A look at what's happening around the majors today:
SHAKE IT OFF
The Mets and Nationals are set for a matinee in Washington after playing a wild one Tuesday night. The Mets scored five runs in the top of the ninth to lead 10-4 before the Nats rallied all the way back in the bottom of the inning, capping the rally with a three-run, game-ending homer from Kurt Suzuki. The Nationals/Expos franchise had never won a game after trailing by at least six runs in the ninth or later.
"That's hard to do even in a Little League game," said dejected Mets outfielder Brandon Nimmo.
Right-hander Zack Wheeler (9-7, 4.41 ERA), who is 0-2 with a 7.94 ERA in four starts against Washington this season, is set to start for New York. He'll face righty Anibal Sanchez (8-6, 3.80).
Astros center fielder George Springer was being examined for a head injury after running into the wall and being carted off the field at Milwaukee. The 2017 World Series MVP was walking around the clubhouse after a 4-2 loss and manager AJ Hinch said Springer was day to day and OK to travel back to Houston with the team.
Springer was hurt making a catch on a ball hit by Ryan Braun. Springer fell to the ground and grabbed the back of his head after losing his glove.
Astros personnel attended to him, and after a lengthy delay, Springer sat upright in the cart driven by Miller Park emergency attendants.
After a day off, the AL West-leading Astros host Seattle.
Rays infielder Eric Sogard had his helmet and glasses knocked off by Baltimore reliever Paul Fry's pitch Tuesday night. Sogard was able off walk off the field after a brief examination by trainers and said the ball struck his shoulder first, then his helmet and nose.
"It busted my nose a little bit," Sogard said. "I feel like that was a best-case scenario. The way it turned out, I feel very, very lucky."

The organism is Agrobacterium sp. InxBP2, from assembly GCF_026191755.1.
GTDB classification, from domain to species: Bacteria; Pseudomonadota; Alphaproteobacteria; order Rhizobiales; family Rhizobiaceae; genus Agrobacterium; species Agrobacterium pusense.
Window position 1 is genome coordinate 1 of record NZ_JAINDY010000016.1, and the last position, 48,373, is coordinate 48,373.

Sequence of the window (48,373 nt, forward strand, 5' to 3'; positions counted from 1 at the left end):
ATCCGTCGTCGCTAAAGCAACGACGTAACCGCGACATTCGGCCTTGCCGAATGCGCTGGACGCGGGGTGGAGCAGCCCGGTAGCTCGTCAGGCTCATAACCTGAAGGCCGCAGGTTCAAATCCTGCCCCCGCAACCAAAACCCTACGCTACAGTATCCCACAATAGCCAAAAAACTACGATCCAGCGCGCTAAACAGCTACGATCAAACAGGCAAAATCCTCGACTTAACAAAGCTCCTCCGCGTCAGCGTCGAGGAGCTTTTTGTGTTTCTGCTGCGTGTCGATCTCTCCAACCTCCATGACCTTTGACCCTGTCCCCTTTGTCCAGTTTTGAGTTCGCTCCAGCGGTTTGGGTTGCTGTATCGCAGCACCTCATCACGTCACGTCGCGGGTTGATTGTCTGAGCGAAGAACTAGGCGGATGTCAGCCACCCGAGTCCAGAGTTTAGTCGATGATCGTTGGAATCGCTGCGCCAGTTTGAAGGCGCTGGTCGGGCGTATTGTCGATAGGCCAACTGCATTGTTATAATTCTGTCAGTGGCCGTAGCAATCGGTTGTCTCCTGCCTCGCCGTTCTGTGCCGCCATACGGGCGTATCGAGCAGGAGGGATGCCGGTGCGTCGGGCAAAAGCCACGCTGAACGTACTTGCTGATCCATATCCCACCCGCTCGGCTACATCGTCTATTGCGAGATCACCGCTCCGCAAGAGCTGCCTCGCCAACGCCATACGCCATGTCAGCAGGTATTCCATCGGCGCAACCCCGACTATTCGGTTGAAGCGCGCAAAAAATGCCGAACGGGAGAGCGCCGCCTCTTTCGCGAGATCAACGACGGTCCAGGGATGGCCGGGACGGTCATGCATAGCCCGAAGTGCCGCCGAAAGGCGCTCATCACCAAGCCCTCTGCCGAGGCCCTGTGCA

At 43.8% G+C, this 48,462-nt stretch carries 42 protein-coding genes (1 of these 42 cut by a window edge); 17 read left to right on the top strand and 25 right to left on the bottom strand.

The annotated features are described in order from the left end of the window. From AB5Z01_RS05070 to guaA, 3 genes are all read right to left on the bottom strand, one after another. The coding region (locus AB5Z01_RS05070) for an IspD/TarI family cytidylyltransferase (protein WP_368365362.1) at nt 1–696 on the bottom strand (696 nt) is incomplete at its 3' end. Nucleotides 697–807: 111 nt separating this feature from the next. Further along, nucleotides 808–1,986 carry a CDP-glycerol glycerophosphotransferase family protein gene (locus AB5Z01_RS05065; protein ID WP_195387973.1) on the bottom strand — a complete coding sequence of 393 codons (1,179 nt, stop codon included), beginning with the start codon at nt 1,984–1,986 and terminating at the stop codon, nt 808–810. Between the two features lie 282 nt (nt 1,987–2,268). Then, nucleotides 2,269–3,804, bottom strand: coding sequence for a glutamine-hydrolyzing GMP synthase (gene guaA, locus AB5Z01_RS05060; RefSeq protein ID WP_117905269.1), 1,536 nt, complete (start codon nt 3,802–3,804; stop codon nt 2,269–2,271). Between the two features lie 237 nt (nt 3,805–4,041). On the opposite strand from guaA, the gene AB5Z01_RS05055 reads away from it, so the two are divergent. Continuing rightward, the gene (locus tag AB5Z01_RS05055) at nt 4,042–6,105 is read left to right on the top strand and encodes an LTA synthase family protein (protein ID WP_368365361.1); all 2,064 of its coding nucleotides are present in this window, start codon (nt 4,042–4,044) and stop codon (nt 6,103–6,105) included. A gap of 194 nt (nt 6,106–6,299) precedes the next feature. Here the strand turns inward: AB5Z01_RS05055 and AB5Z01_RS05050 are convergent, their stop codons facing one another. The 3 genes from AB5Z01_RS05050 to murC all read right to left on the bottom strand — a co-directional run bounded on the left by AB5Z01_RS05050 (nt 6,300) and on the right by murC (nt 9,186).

A BRONX TALE
Scott Heineman hit his first career homer on Tuesday night, and the Texas outfielder got a little help in retrieving the souvenir at Yankee Stadium.
As Heineman rounded the bases in the ninth inning, a ball was thrown back onto the field — a ballboy scooped it up and tossed it to a fan. Yankees PA announcer Paul Olden told the crowd that it was Heineman's first career homer and he'd like to have the ball.
Turned out the ball that was thrown back was not actually the souvenir ball. But Heineman eventually got the right ball back by making an exchange with a fan from New Jersey.
"Obviously it's something you dream of," Heineman said. "For it to happen here, it's just funny the way the world works, because both my parents are from New York. So, I've got family here, my dad's side of the family is all in the stands, and it was pretty cool."
Heineman's older brother, Tyler, recently got called up by Miami and is ready to make his major league debut. Their parents were in Pittsburgh to watch Tyler with the Marlins while his sisters, and an aunt and a few cousins attended the game in the Bronx.
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